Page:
Tartan Day South 2022 Events
Tartan Day South Kick Off Party
Location: The British Bulldog Pub | 1220 Bower Parkway, Columbia SC
Event Starts: 7:00 PM | Free
An evening with EJ Campbell
Location: Icehouse Amphitheater | 107 West Main Street, Lexington SC
Event Starts: 6:00 pm | Tickets
Featuring Tuatha Dea, Tan and Sober Gentlemen, and SYR
An evening of Celtic culture featuring music, demonstrations and artistic exhibitions.
Bring a stadium cushion or blanket (no coolers allowed)
Highland Games & Celtic Festival
Location: Historic Columbia Speedway | 2001 Charleston Highway, Cayce SC
Event Starts: 9:00 AM | Tickets
Traditional Dancing Exhibitions
Great Celtic Music
Mass Pipe Bands
Sheep Dog Herding Exhibitions
Birds of Prey Exhibitions
Traditional Foods & Drink
Classic British Car Show
Celtic Clans & Societies
Kids Rides and Play Area
Scottish Military History Presentations
Drumsmoke – An Evening of Campfires, Music and Tribal Beats
Location: Historic Columbia Speedway Campground | 2001 Charleston Highway, Cayce SC
Event Starts Around: 7:00 PM | Free
The FREE event is open to everyone and will take place at the Historic Columbia Speedway campgrounds on Saturday night following the conclusion of the Highland Games & Celtic Festival’s activities around sundown. Tuatha Dea will be on hand to lead the drumming experience.
Click here for online camping registration.
Drumsmoke is dedicated to the memory of Lanny Skinner, one of the original visionaries of Tartan Day South. Slàinte, Lanny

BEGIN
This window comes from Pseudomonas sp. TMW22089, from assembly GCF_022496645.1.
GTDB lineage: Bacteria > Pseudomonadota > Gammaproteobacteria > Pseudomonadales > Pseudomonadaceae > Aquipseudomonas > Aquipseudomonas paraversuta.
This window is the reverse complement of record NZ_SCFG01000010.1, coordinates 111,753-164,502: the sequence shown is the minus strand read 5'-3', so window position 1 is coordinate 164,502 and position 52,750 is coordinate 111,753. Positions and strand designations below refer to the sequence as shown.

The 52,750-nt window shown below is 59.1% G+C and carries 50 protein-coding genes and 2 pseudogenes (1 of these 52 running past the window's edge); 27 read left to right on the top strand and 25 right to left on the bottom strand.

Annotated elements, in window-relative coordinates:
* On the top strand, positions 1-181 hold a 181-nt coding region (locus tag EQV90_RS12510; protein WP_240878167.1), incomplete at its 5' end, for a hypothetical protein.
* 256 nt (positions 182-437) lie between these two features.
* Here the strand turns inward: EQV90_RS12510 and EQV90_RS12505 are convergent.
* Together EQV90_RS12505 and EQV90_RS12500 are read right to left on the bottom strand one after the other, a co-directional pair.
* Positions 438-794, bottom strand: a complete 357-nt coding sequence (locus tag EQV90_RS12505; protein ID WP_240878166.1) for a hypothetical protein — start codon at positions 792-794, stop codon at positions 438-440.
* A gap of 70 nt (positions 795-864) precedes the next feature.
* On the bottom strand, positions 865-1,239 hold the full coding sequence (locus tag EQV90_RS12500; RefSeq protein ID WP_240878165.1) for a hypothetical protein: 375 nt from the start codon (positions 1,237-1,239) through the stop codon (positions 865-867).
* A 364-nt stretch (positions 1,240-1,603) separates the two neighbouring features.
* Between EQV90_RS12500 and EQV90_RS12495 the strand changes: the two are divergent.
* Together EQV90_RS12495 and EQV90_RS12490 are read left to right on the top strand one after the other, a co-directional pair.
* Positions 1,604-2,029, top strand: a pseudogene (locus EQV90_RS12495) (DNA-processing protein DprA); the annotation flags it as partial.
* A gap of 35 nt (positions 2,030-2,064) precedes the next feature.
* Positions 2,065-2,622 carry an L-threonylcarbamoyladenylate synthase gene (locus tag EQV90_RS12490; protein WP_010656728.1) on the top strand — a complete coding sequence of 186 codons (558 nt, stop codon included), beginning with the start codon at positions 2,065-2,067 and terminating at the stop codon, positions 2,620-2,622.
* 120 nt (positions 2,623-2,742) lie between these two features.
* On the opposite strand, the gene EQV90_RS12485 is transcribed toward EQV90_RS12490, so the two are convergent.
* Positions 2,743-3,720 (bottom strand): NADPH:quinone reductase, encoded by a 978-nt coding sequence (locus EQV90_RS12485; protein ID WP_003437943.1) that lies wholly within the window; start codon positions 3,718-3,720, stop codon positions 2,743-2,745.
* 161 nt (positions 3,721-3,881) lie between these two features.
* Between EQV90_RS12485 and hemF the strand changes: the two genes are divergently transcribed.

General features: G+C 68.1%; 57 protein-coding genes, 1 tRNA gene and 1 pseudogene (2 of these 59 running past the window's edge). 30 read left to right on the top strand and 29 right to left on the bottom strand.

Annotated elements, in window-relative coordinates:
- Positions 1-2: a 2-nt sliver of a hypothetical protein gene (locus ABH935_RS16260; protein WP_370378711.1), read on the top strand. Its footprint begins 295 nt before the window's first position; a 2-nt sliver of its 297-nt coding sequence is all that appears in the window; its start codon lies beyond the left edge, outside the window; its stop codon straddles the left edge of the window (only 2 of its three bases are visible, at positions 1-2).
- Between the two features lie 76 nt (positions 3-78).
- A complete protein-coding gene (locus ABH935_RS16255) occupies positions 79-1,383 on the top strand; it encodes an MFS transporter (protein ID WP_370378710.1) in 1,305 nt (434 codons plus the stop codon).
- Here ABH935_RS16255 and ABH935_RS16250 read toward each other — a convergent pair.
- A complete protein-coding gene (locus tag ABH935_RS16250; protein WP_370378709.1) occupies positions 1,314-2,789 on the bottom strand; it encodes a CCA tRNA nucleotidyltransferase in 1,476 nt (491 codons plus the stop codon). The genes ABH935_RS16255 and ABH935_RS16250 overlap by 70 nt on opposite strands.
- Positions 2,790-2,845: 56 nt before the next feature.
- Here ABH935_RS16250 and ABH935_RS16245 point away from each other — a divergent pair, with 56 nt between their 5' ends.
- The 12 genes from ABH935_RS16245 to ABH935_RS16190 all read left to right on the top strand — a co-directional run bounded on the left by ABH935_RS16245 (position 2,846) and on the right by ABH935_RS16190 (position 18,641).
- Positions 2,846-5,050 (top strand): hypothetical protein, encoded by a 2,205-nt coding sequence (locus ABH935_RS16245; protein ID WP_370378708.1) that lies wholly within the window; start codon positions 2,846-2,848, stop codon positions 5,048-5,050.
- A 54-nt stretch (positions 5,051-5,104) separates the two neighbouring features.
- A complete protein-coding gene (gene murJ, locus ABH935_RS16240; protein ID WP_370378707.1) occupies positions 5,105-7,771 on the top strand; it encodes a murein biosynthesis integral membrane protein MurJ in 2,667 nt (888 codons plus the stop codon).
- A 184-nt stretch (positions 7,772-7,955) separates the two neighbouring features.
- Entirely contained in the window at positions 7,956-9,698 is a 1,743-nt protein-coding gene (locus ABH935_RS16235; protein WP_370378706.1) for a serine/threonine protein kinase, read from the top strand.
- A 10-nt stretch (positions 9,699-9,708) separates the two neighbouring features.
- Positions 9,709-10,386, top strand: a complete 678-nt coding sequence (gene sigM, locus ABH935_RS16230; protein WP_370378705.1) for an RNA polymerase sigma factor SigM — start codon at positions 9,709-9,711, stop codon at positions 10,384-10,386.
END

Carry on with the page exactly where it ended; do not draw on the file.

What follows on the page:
Kirkin’ of the Tartans
Location: West Columbia Riverwalk Amphitheater | 109 Alexander Road, West Columbia, SC
Event Starts: 11:00 AM | Free
What is the Kirkin’ of the Tartan?
Here is a little bit of the history of the custom.
After the Battle of Culloden on April 16, 1746, the English Parliament banned wearing tartan, speaking Gaelic, Scottish music, dancing, or playing the pipes. Any person caught doing anything of these could be shot on sight, arrested, or exiled to the colonies. This ban lasted for 36 years.
Legend says the Highlanders devised a plan to hide a piece of tartan in their clothing during church. At a set time during the service, they would hold the tartan and bless it. When the Scots were forced to fight for the British Army, it is said that the women would take a piece of their tartan to the Kirk (church) to be blessed and to pray for the protection of their clan. Thus came the Scottish celebration is known as the Kirkin’ O’ the Tartan.
The Kirkin’ is celebrated by Scots – and those who would be Scots – accompanied by prayer, scripture, preaching, blessing, bagpipe, and of course, the singing of Amazing Grace. Now, in present-day celebration, the Highlander patriotism, faithfulness, and strong independence are remembered by the displaying of tartans and a public parade of the clans to the sound of the bagpipe.